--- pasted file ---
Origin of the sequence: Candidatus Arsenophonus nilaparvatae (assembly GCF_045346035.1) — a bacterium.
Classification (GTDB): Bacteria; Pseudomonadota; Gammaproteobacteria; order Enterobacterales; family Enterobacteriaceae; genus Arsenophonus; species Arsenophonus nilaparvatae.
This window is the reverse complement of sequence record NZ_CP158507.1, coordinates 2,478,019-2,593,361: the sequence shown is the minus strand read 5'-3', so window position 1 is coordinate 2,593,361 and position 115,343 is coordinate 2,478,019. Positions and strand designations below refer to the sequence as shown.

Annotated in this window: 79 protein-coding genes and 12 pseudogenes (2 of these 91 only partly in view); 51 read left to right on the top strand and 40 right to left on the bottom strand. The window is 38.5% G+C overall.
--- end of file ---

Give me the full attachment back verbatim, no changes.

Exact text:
Origin of the sequence: Candidatus Arsenophonus nilaparvatae (assembly GCF_045346035.1) — a bacterium.
Classification (GTDB): Bacteria; Pseudomonadota; Gammaproteobacteria; order Enterobacterales; family Enterobacteriaceae; genus Arsenophonus; species Arsenophonus nilaparvatae.
This window is the reverse complement of sequence record NZ_CP158507.1, coordinates 2,478,019-2,593,361: the sequence shown is the minus strand read 5'-3', so window position 1 is coordinate 2,593,361 and position 115,343 is coordinate 2,478,019. Positions and strand designations below refer to the sequence as shown.

Annotated in this window: 79 protein-coding genes and 12 pseudogenes (2 of these 91 only partly in view); 51 read left to right on the top strand and 40 right to left on the bottom strand. The window is 38.5% G+C overall.